Yesterday I made my first WebRTC call to Lance Berks (of HollyConnects fame) using FrisB from the latest Chrome browser, and after that went on the explore a number of services available using WebRTC. So I thought I’d start to compile a list of interesting start-ups with WebRTC-based services. A previous weblog article provides a summary of what WebRTC means to telecoms. I briefly review in this article some of the interesting WebRTC start-ups in reverse alphabetical order, see below, I’m sure I’ve missed many, so let me know and I’ll add to the list.
- Zingaya (‘Call’ button for websites) enables voice calls through any computer from a webpage. No download or phone is required. Zingaya offers this seamless voice calling capability to any website. Whether it’s a large e-commerce enterprise or a start-up. Simply embed a ‘Call’ button into the website. Visitors can click that button and the call is forwarded to the website operator’s preferred land-line or mobile phone. All that is required is a website; all the visitors need is a browser and microphone.
- Voxeo Labs (Open source enabler for WebRTC services) Phono is a jQuery plug-in that turns any Web browser into a multichannel communications platform, capable of placing and receiving VoIP telephone calls from the browser, as well as handling real-time chat communications. Phono is a client-side solution and requires zero server-side logic on the part of a developer; all communication is handled by the Voxeo Cloud.
- Utribo (SaaS Service) ‘Connect’ by Utribo is a Software as a Service that enables subscribers to receive calls made in a web browser to their computer, phone, or PBX. Based on WebRTC, ‘Connect’ provides voice and video calling capabilities.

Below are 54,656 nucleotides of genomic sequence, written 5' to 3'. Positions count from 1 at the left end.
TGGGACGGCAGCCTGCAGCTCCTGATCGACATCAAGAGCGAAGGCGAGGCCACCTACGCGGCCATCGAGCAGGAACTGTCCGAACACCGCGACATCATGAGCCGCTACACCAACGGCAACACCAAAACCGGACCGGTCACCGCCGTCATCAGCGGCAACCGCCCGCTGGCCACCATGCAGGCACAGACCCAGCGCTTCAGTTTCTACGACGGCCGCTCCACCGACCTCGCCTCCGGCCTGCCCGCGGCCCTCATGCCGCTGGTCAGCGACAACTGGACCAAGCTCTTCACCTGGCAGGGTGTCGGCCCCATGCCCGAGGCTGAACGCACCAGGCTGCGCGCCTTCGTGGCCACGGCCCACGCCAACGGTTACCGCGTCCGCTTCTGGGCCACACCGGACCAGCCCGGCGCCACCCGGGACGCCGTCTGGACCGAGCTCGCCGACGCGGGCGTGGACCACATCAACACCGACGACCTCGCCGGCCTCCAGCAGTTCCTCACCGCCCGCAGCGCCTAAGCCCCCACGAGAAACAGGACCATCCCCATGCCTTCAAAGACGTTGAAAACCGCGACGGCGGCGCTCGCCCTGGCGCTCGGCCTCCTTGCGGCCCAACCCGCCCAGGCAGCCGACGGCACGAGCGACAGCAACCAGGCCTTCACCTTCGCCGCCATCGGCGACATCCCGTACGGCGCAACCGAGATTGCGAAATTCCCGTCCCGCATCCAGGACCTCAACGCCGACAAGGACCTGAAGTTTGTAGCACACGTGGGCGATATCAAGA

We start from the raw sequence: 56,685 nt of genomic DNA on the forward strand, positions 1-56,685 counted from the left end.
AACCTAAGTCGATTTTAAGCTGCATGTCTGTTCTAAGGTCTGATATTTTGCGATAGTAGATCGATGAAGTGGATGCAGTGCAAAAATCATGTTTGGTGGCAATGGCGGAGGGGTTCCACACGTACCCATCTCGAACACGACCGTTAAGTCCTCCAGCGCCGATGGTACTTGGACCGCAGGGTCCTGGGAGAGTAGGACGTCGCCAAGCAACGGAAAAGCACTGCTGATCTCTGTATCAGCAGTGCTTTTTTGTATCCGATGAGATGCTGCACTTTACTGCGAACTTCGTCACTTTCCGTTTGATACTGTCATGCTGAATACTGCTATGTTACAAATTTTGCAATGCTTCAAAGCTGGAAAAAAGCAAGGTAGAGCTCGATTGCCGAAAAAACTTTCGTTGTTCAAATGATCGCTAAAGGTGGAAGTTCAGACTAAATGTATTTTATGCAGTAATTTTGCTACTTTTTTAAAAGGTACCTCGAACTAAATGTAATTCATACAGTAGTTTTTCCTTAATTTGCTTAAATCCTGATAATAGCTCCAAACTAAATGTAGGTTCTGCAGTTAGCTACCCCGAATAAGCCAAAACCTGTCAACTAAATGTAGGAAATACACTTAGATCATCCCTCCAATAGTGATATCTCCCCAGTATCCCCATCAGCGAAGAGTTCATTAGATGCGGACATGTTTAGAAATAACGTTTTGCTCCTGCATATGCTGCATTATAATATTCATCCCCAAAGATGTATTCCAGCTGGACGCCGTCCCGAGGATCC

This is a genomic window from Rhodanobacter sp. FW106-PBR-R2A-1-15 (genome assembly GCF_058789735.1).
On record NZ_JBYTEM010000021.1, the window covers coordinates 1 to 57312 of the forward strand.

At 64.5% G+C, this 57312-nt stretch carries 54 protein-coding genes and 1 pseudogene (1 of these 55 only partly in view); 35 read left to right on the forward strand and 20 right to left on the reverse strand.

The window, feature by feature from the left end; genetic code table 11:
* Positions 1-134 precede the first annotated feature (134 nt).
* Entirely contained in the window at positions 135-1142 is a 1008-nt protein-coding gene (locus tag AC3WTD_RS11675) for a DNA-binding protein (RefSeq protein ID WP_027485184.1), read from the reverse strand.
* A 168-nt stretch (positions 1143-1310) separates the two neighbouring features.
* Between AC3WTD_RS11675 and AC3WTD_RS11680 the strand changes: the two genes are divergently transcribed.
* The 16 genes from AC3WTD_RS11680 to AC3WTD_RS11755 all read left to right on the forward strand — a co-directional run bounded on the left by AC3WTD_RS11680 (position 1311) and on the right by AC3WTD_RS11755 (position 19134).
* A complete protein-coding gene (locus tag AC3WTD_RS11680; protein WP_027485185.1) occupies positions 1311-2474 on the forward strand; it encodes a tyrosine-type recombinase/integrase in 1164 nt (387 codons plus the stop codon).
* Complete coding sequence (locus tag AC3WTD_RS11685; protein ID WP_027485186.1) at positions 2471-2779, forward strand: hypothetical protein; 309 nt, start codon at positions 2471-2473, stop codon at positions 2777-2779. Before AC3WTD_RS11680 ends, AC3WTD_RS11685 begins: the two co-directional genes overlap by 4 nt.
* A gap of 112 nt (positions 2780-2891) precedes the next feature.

- Tenhands (Enterprise HD Video Collaboration) Desktop HD video collaboration service, it’s free and built for business needs.
- FrisB (Free global calling) Free global calling between any web-browser and any phone (or web browser) with no downloads.
- Bistri (Social Video) Video chat with fun video effects, take screenshots of calls, share them with friends or social networks. Bistri runs in the browser, so there’s no need to install additional software or plugins.
- Asterisk / Digium (Open Source PBX) is a free, open source software that makes it simple to create and deploy a wide range of telephony applications and services. They’re adding WebRTC to their project.
It’s interesting to see the span of approaches, from enablers (Voxeo Labs), website call-now buttons (Zingaya), SaaS offers (Utribo), business HD video conferencing / collaboration (Tenhands), free global calling with any phone (FrisB), to social video chat (Bistri). This is just the tip of the iceberg of innovations.
A common theme is the claim of “no client download,” which is correct but I think the customer / end user value is dependent on the scenario. Today people have no problem downloading apps if the service interests them (e.g. free video calling with family members). While asking a customer to download an app just to talk with you will be considered insulting. There are some niggly bugs, for example if another browser is running Java (e.g. Internet Explorer) it can affect the mic volume control, which is to be expected with such brand new technology.